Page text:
In addition, Cardona argued that the teaching profession must be respected to improve learning conditions. This starts with paying teachers salaries that are comparable to other professionals with similar college degrees, and discharging debt for educators who are public servants. Cardona pointed to the Public Service Loan Forgiveness (PSLF) program that has forgiven more than $24 billion in loans for more than 2 million public servants. Cardona went on to call for better professional learning and career-expanding opportunities such as master teacher status, teacher leader experiences and free advancement education for those qualify. Free advancement courses are micro-courses for professional development and/or continuing education. He also stated that educators must have a voice in policymaking. 

Cardona's third  priority is pathways for global engagement and competitiveness. He argued that in order to raise the bar in education, we must reimagine college and career pathways. K–12 and higher education are currently disconnected, and the skills for high-paying jobs need to be better infused in the K–12 education system so students graduate from high school with different options for success. Avenues for this include dual enrollment courses and micro-credentialing that would allow high schoolers to graduate with an associate’s degree or credential without paying a penny. Cardona urged listeners to dissolve the “4-year college or bust” narrative. 

Another area Cardona highlighted to increase global engagement was providing better opportunities for students to be multilingual. He argued that learning another or multiple languages should be expected of our students and will increase their opportunities for success. To increase multilingualism, Cardona stated that we must do the following:

  • Improve bilingual and dual language programs to follow the research on second language development .
  • Place a high value on having graduates be multilingua— recognition for that, such as a Seal of Biliteracy, should be celebrated at graduation as much as an honors cord.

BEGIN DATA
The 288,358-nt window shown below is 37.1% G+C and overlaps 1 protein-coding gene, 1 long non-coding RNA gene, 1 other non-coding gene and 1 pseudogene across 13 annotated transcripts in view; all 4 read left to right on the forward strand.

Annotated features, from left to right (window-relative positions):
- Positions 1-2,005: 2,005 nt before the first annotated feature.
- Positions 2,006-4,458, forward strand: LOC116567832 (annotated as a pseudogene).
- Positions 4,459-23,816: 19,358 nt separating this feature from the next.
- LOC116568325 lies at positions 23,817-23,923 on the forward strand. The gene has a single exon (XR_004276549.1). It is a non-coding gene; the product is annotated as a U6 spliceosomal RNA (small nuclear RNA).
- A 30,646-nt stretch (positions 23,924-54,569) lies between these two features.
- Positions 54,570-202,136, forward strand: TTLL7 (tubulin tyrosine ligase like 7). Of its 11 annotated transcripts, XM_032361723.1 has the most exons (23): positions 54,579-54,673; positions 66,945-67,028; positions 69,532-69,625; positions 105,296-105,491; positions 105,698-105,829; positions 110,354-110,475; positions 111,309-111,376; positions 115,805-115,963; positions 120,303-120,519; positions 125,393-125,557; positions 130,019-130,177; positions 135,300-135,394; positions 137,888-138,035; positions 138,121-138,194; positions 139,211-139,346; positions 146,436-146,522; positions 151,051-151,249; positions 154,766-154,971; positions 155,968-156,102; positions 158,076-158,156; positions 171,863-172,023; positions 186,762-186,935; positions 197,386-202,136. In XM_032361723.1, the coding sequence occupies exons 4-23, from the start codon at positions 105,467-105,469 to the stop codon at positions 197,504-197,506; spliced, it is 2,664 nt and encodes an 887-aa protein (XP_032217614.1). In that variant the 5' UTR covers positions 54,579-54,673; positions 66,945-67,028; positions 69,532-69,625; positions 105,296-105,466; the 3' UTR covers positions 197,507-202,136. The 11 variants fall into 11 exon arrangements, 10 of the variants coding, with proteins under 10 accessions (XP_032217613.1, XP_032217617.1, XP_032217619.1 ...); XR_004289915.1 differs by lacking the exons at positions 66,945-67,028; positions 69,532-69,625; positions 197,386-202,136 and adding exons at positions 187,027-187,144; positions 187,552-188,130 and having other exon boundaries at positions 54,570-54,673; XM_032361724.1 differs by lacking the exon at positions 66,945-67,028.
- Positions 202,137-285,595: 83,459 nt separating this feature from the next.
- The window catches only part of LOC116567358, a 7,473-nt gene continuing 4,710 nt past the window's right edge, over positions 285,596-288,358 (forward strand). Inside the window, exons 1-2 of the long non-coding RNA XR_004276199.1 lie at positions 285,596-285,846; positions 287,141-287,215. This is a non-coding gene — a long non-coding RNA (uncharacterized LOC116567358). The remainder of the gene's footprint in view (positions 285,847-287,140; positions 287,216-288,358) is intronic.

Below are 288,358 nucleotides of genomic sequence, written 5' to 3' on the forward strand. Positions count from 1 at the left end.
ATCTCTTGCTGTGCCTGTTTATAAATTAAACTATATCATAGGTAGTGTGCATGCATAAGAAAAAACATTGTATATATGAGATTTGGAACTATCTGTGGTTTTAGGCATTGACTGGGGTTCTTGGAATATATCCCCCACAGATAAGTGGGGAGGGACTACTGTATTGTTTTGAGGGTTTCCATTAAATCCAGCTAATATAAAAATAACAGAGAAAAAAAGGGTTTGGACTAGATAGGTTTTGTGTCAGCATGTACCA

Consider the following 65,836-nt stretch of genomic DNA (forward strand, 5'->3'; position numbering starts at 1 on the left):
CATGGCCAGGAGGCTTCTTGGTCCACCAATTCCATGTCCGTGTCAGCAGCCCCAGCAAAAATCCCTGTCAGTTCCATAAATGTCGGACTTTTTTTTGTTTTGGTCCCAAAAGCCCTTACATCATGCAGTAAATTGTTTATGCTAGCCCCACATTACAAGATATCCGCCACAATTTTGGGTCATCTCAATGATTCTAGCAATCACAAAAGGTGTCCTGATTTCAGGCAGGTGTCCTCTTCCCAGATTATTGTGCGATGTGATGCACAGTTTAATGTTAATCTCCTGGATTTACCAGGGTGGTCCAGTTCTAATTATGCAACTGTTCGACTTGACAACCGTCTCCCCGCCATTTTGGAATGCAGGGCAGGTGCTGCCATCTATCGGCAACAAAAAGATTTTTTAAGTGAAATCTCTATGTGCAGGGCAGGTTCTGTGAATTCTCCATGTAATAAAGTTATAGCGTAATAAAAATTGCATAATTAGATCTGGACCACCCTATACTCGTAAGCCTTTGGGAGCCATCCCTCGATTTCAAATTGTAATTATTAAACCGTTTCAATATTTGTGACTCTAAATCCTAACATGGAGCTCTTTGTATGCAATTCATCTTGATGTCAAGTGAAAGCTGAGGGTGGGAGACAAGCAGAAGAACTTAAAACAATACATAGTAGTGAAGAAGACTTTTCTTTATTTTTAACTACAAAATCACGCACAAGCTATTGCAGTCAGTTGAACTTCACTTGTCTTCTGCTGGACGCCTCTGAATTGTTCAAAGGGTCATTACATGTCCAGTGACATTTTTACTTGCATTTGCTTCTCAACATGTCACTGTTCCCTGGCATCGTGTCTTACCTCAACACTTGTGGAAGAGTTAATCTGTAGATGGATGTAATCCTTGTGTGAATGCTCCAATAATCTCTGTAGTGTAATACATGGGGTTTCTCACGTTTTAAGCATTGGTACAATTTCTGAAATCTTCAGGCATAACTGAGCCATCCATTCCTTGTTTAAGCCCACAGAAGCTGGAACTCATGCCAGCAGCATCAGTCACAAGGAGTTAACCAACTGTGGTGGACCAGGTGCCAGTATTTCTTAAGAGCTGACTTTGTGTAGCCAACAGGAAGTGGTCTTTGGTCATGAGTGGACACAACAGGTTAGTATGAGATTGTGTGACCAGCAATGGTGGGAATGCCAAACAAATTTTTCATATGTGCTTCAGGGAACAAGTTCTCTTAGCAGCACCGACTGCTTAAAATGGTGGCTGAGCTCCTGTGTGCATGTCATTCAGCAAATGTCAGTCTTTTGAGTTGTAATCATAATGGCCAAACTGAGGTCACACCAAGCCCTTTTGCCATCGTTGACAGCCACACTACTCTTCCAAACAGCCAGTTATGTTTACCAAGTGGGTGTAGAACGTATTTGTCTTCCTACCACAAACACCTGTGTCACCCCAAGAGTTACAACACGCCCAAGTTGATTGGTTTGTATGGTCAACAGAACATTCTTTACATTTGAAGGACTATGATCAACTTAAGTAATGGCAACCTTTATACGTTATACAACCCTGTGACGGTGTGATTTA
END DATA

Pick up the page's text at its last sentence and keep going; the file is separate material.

• Improve multilingual education to give students opportunities to excel in global markets where multilingualism and cultural differences are embraced and valued. 

Lastly, Cardona called upon all policymakers and stakeholders to maximize the potential of our students, our schools and our country. He urged all to fight for sustainable, long-term state and local funding streams that will help make the American Rescue Plan a down payment for transformative change in education.  

He then joined the National Parent Teacher Association president for a fireside chat. While Cardona mostly reiterated points made in his speech, he spoke more about the need to engage parents in their child’s education. He argued that we must reset what it means to engage parents authentically, and that part of this can be investing more in full-service community schools. He also argued for intentional collaboration among different agencies across federal, state and local government, saying that this type of collaboration was what helped schools reopen swiftly and safely, and that level of urgency is needed in education today. 

Click here to view a full transcript of Cardona’s remarks.